HTPC Blu-Ray essentials

Page 3: PC levels vs. video levels

what are PC levels and video levels?

There are two different types of displays/monitors: Computer monitors and consumer displays ("TVs"). Both expect the video data in a slightly different way when receiving an RGB video signal. A computer monitor normally expects a "black" pixel to have the color information set to 0. And a "white" pixel is expected to have a value of 256. In contrast a TV usually expects "black" to have a value of 16 while "white" is expected at 235.

Huh? If black is supposed to be 16, then what meaning does the area between 0-15 have? This area is called "blacker than black" (BTB). And the area between 236-255 is called "whiter than white" (WTW). A TV usually shows all values between 0-16 as pure black and all values between 236-255 as pure white.

Having the colors interpreted as a computer monitor does is called "PC levels". Having the colors interpreted as a TV does is called "video levels". You may wonder what the sense of the "video levels" logic is. The "PC levels" logic sounds more reasonable, right? But discussing the sense of the "video levels" logic is really outside the scope of this article. For now you only need to know that there is a difference between how computer monitors and TVs interpret video signals.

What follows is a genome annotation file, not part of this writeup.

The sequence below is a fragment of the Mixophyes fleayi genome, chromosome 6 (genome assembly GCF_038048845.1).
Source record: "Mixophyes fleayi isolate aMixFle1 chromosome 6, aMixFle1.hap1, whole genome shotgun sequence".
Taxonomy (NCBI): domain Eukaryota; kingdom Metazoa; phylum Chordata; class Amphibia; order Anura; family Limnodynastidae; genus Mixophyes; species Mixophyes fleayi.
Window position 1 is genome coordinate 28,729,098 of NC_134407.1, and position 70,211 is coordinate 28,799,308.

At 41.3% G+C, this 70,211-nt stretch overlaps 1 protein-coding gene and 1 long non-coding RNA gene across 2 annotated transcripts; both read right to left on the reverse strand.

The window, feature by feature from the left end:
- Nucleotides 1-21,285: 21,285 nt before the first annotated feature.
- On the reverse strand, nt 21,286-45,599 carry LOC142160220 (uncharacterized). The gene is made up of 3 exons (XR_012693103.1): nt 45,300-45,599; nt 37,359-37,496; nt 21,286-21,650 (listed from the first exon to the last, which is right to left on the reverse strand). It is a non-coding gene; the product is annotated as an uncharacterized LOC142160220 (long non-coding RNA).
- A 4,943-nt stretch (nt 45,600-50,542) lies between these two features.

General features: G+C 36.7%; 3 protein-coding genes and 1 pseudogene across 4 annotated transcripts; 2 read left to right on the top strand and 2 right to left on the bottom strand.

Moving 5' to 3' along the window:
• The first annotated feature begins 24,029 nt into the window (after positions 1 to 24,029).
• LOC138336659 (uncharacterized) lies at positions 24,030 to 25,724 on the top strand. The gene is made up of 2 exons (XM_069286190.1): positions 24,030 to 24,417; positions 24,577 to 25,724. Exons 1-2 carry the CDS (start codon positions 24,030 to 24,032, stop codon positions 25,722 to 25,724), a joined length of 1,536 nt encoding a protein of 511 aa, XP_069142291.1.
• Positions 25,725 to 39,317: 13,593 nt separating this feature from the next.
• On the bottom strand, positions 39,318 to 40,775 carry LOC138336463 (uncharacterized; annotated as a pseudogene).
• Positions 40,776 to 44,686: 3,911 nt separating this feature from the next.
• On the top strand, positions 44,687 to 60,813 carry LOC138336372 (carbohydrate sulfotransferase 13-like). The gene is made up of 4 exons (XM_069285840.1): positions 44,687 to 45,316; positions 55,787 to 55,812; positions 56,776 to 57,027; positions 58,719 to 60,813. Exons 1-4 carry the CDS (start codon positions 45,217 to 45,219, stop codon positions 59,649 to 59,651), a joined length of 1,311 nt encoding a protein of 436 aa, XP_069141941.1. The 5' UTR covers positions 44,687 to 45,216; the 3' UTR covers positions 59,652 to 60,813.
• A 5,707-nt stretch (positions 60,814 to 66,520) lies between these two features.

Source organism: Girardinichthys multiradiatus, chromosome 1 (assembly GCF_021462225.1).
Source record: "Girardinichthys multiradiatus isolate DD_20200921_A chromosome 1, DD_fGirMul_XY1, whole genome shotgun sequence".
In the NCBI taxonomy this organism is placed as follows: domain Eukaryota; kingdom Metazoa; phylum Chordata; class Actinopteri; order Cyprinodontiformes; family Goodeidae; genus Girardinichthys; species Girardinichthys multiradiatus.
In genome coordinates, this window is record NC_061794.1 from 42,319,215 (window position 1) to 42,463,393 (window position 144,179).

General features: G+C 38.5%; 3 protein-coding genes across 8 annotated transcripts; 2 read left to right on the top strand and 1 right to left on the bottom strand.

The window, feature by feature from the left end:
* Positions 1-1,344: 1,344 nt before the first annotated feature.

what does a graphics card need to do

A graphics card usually does not know how the connected display interprets the video signal. So the graphics card also doesn't know whether it should send the Blu-Ray movies with "PC levels" or with "video levels". But as you can probably understand it's important that the output of the graphics card matches the expectations of the display. When watching a Blu-Ray movie on a computer monitor, PC levels should be used. When watching a Blu-Ray movie on a TV, video levels should be used.

So the only reasonable way to solve this problem is this: The graphics card *must* offer a switch to the end user to define for every connected display whether PC levels or video levels should be used.

Of course the graphics card should avoid doing multiple conversions between video and PC levels. The general rule for the graphics card should be to limit any processing to the absolute necessary minimum. Because every processing, especially any conversion between color spaces, results in a slight loss of image quality.

Finally, it's important that the use of PC levels vs. video levels is consistent between different renderers (e.g. VMR9 vs. Overlay vs. EVR), different sources (SD vs HD), different media players and independently of whether hardware acceleration is used for video decoding.

what happens if the graphics card outputs the wrong kind of levels

If a computer monitor is fed with video levels, black parts of the image will be shown as dark gray by the display. And white parts of the image will be shown as light gray. Basically the image will look washed out and lacking in contrast.

If a TV is fed with PC levels, dark gray becomes black and light gray becomes white. So all detail in dark and light areas will be lost. The contrast will look "pumped up". This can actually look pleasing on a first glance. But after a careful comparison it will become clear that the detail loss in dark and white image areas is really hurting the image quality.

ATI rating

There are several problems with ATI cards: With SD content ATI usually outputs video levels. With HD content PC levels are used. This in itself is already bad. Why treating SD and HD content differently!? Basically ATI requires us to recalibrate our displays everytime we switch from an SD source to an HD source!